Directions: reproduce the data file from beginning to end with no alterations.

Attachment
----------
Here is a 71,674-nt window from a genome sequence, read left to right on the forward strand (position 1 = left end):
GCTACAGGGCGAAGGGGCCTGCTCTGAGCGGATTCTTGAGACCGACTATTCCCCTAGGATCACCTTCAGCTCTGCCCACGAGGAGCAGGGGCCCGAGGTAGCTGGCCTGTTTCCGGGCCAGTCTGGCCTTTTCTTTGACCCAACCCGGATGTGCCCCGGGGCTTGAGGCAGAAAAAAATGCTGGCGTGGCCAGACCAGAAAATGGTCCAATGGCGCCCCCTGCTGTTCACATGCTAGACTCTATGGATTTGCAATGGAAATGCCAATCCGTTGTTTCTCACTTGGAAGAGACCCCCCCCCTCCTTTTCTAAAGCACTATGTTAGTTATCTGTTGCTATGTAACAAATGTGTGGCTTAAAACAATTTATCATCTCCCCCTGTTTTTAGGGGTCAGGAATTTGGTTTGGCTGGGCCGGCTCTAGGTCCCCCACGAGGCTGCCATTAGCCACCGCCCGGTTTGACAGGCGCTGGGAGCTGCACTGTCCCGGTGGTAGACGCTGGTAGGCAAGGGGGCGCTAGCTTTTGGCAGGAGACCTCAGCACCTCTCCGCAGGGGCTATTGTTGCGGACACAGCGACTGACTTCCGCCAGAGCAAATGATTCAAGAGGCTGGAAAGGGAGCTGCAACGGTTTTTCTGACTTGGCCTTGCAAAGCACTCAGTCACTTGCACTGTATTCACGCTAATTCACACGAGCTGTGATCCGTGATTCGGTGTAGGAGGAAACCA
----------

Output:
Here is a 71,674-nt window from a genome sequence, read left to right on the forward strand (position 1 = left end):
GCTACAGGGCGAAGGGGCCTGCTCTGAGCGGATTCTTGAGACCGACTATTCCCCTAGGATCACCTTCAGCTCTGCCCACGAGGAGCAGGGGCCCGAGGTAGCTGGCCTGTTTCCGGGCCAGTCTGGCCTTTTCTTTGACCCAACCCGGATGTGCCCCGGGGCTTGAGGCAGAAAAAAATGCTGGCGTGGCCAGACCAGAAAATGGTCCAATGGCGCCCCCTGCTGTTCACATGCTAGACTCTATGGATTTGCAATGGAAATGCCAATCCGTTGTTTCTCACTTGGAAGAGACCCCCCCCCTCCTTTTCTAAAGCACTATGTTAGTTATCTGTTGCTATGTAACAAATGTGTGGCTTAAAACAATTTATCATCTCCCCCTGTTTTTAGGGGTCAGGAATTTGGTTTGGCTGGGCCGGCTCTAGGTCCCCCACGAGGCTGCCATTAGCCACCGCCCGGTTTGACAGGCGCTGGGAGCTGCACTGTCCCGGTGGTAGACGCTGGTAGGCAAGGGGGCGCTAGCTTTTGGCAGGAGACCTCAGCACCTCTCCGCAGGGGCTATTGTTGCGGACACAGCGACTGACTTCCGCCAGAGCAAATGATTCAAGAGGCTGGAAAGGGAGCTGCAACGGTTTTTCTGACTTGGCCTTGCAAAGCACTCAGTCACTTGCACTGTATTCACGCTAATTCACACGAGCTGTGATCCGTGATTCGGTGTAGGAGGAAACCA